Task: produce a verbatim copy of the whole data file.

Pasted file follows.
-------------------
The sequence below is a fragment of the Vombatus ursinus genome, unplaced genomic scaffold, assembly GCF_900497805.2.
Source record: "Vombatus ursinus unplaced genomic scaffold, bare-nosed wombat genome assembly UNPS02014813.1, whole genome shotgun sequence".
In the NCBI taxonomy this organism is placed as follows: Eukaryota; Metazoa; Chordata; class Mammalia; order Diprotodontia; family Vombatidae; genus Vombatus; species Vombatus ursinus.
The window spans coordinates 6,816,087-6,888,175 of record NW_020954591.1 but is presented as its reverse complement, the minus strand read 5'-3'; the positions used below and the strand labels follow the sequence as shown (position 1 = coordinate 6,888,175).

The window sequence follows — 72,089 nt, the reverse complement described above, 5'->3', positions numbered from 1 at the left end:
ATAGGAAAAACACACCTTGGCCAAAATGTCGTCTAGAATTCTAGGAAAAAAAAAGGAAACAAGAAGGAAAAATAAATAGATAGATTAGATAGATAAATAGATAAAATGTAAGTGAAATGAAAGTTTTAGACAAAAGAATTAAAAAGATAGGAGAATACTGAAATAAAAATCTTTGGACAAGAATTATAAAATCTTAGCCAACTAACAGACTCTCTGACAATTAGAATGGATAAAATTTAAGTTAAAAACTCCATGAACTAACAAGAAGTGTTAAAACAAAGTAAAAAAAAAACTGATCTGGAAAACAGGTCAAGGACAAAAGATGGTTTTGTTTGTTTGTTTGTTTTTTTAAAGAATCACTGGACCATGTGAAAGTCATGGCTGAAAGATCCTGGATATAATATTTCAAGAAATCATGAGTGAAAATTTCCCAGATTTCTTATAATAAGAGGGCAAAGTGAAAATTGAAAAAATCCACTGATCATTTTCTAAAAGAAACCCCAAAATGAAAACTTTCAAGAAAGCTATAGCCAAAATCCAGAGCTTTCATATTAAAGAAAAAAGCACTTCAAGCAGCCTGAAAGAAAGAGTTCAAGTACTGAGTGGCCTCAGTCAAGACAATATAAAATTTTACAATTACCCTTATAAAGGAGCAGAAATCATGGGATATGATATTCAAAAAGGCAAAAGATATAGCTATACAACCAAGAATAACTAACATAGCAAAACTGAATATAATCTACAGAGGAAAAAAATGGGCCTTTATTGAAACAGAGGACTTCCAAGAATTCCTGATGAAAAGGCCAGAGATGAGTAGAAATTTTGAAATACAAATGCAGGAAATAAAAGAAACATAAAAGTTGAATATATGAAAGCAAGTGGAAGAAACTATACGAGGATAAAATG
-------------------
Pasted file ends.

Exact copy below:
The sequence below is a fragment of the Vombatus ursinus genome, unplaced genomic scaffold, assembly GCF_900497805.2.
Source record: "Vombatus ursinus unplaced genomic scaffold, bare-nosed wombat genome assembly UNPS02014813.1, whole genome shotgun sequence".
In the NCBI taxonomy this organism is placed as follows: Eukaryota; Metazoa; Chordata; class Mammalia; order Diprotodontia; family Vombatidae; genus Vombatus; species Vombatus ursinus.
The window spans coordinates 6,816,087-6,888,175 of record NW_020954591.1 but is presented as its reverse complement, the minus strand read 5'-3'; the positions used below and the strand labels follow the sequence as shown (position 1 = coordinate 6,888,175).

The window sequence follows — 72,089 nt, the reverse complement described above, 5'->3', positions numbered from 1 at the left end:
ATAGGAAAAACACACCTTGGCCAAAATGTCGTCTAGAATTCTAGGAAAAAAAAAGGAAACAAGAAGGAAAAATAAATAGATAGATTAGATAGATAAATAGATAAAATGTAAGTGAAATGAAAGTTTTAGACAAAAGAATTAAAAAGATAGGAGAATACTGAAATAAAAATCTTTGGACAAGAATTATAAAATCTTAGCCAACTAACAGACTCTCTGACAATTAGAATGGATAAAATTTAAGTTAAAAACTCCATGAACTAACAAGAAGTGTTAAAACAAAGTAAAAAAAAAACTGATCTGGAAAACAGGTCAAGGACAAAAGATGGTTTTGTTTGTTTGTTTGTTTTTTTAAAGAATCACTGGACCATGTGAAAGTCATGGCTGAAAGATCCTGGATATAATATTTCAAGAAATCATGAGTGAAAATTTCCCAGATTTCTTATAATAAGAGGGCAAAGTGAAAATTGAAAAAATCCACTGATCATTTTCTAAAAGAAACCCCAAAATGAAAACTTTCAAGAAAGCTATAGCCAAAATCCAGAGCTTTCATATTAAAGAAAAAAGCACTTCAAGCAGCCTGAAAGAAAGAGTTCAAGTACTGAGTGGCCTCAGTCAAGACAATATAAAATTTTACAATTACCCTTATAAAGGAGCAGAAATCATGGGATATGATATTCAAAAAGGCAAAAGATATAGCTATACAACCAAGAATAACTAACATAGCAAAACTGAATATAATCTACAGAGGAAAAAAATGGGCCTTTATTGAAACAGAGGACTTCCAAGAATTCCTGATGAAAAGGCCAGAGATGAGTAGAAATTTTGAAATACAAATGCAGGAAATAAAAGAAACATAAAAGTTGAATATATGAAAGCAAGTGGAAGAAACTATACGAGGATAAAATG